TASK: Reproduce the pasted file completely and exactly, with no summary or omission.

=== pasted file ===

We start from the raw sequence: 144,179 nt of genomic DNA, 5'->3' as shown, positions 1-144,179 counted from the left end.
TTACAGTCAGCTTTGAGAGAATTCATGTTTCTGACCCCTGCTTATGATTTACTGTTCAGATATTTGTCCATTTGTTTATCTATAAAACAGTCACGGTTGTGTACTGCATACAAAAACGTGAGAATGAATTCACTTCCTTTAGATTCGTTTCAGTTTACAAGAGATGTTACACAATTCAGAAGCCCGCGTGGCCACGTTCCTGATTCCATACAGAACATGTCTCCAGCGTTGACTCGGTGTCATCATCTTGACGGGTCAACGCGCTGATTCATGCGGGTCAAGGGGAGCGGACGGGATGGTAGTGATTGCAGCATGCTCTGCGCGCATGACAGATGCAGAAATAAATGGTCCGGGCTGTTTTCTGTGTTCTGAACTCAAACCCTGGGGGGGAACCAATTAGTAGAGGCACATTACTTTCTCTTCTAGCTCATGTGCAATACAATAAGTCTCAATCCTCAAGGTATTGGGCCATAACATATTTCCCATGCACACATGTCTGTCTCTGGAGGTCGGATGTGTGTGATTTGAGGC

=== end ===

We start from the raw sequence: 144,179 nt of genomic DNA, 5'->3' as shown, positions 1-144,179 counted from the left end.
TTACAGTCAGCTTTGAGAGAATTCATGTTTCTGACCCCTGCTTATGATTTACTGTTCAGATATTTGTCCATTTGTTTATCTATAAAACAGTCACGGTTGTGTACTGCATACAAAAACGTGAGAATGAATTCACTTCCTTTAGATTCGTTTCAGTTTACAAGAGATGTTACACAATTCAGAAGCCCGCGTGGCCACGTTCCTGATTCCATACAGAACATGTCTCCAGCGTTGACTCGGTGTCATCATCTTGACGGGTCAACGCGCTGATTCATGCGGGTCAAGGGGAGCGGACGGGATGGTAGTGATTGCAGCATGCTCTGCGCGCATGACAGATGCAGAAATAAATGGTCCGGGCTGTTTTCTGTGTTCTGAACTCAAACCCTGGGGGGGAACCAATTAGTAGAGGCACATTACTTTCTCTTCTAGCTCATGTGCAATACAATAAGTCTCAATCCTCAAGGTATTGGGCCATAACATATTTCCCATGCACACATGTCTGTCTCTGGAGGTCGGATGTGTGTGATTTGAGGC